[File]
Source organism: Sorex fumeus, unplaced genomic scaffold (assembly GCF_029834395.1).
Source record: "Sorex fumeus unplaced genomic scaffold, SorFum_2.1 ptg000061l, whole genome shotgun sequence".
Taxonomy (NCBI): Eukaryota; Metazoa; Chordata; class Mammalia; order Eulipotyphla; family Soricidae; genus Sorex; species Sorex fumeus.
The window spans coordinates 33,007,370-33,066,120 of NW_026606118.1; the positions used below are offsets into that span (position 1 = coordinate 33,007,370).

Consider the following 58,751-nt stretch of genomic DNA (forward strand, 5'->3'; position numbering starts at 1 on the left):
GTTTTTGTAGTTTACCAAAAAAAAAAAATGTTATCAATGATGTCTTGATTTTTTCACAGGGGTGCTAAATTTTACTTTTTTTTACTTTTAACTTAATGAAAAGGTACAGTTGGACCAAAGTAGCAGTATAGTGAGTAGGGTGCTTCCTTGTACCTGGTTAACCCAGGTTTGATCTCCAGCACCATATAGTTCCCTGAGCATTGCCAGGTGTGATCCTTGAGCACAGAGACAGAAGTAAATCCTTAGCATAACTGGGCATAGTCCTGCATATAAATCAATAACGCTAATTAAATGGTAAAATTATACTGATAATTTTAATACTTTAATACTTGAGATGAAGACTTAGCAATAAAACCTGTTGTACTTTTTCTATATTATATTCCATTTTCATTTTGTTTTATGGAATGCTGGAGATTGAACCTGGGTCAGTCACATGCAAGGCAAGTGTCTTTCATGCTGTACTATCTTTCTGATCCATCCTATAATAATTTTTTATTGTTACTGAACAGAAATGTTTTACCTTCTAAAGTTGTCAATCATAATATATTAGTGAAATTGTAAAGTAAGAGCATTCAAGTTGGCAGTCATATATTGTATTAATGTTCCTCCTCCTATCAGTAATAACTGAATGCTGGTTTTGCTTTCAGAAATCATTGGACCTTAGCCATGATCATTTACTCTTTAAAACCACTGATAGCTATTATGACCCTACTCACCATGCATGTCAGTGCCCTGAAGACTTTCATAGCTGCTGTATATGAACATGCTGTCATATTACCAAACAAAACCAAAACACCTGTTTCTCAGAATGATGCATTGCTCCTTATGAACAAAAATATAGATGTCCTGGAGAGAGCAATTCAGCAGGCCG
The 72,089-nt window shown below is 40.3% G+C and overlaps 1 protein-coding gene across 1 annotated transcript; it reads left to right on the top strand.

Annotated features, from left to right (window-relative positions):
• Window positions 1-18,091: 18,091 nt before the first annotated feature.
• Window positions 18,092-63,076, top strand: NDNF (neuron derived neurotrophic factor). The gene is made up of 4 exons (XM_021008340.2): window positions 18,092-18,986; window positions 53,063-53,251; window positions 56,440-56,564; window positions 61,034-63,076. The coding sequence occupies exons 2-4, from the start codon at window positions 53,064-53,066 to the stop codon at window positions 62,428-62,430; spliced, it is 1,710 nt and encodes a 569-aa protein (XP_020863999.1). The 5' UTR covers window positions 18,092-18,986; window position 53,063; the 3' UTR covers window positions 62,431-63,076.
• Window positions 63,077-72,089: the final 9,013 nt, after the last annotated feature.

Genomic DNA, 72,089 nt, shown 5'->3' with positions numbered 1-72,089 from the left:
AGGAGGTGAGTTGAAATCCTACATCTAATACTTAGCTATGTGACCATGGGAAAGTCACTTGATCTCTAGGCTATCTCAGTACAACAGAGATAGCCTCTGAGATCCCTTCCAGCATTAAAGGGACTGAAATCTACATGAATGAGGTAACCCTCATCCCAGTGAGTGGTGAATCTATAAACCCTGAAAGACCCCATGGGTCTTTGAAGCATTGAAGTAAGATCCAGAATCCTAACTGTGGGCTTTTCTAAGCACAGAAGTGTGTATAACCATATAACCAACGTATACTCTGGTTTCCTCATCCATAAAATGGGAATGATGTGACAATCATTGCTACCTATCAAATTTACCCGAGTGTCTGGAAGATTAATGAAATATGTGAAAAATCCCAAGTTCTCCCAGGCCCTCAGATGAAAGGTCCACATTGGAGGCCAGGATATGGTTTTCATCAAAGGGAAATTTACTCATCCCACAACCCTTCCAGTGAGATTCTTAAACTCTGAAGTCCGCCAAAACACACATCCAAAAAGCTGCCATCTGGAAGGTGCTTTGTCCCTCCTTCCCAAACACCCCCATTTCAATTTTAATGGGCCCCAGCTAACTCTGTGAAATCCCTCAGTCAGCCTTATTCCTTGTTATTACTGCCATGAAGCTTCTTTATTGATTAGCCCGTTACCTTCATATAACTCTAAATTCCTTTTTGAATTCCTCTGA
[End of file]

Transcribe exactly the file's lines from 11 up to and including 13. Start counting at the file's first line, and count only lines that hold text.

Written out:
• Window positions 63,077-72,089: the final 9,013 nt, after the last annotated feature.

Genomic DNA, 72,089 nt, shown 5'->3' with positions numbered 1-72,089 from the left:
AGGAGGTGAGTTGAAATCCTACATCTAATACTTAGCTATGTGACCATGGGAAAGTCACTTGATCTCTAGGCTATCTCAGTACAACAGAGATAGCCTCTGAGATCCCTTCCAGCATTAAAGGGACTGAAATCTACATGAATGAGGTAACCCTCATCCCAGTGAGTGGTGAATCTATAAACCCTGAAAGACCCCATGGGTCTTTGAAGCATTGAAGTAAGATCCAGAATCCTAACTGTGGGCTTTTCTAAGCACAGAAGTGTGTATAACCATATAACCAACGTATACTCTGGTTTCCTCATCCATAAAATGGGAATGATGTGACAATCATTGCTACCTATCAAATTTACCCGAGTGTCTGGAAGATTAATGAAATATGTGAAAAATCCCAAGTTCTCCCAGGCCCTCAGATGAAAGGTCCACATTGGAGGCCAGGATATGGTTTTCATCAAAGGGAAATTTACTCATCCCACAACCCTTCCAGTGAGATTCTTAAACTCTGAAGTCCGCCAAAACACACATCCAAAAAGCTGCCATCTGGAAGGTGCTTTGTCCCTCCTTCCCAAACACCCCCATTTCAATTTTAATGGGCCCCAGCTAACTCTGTGAAATCCCTCAGTCAGCCTTATTCCTTGTTATTACTGCCATGAAGCTTCTTTATTGATTAGCCCGTTACCTTCATATAACTCTAAATTCCTTTTTGAATTCCTCTGA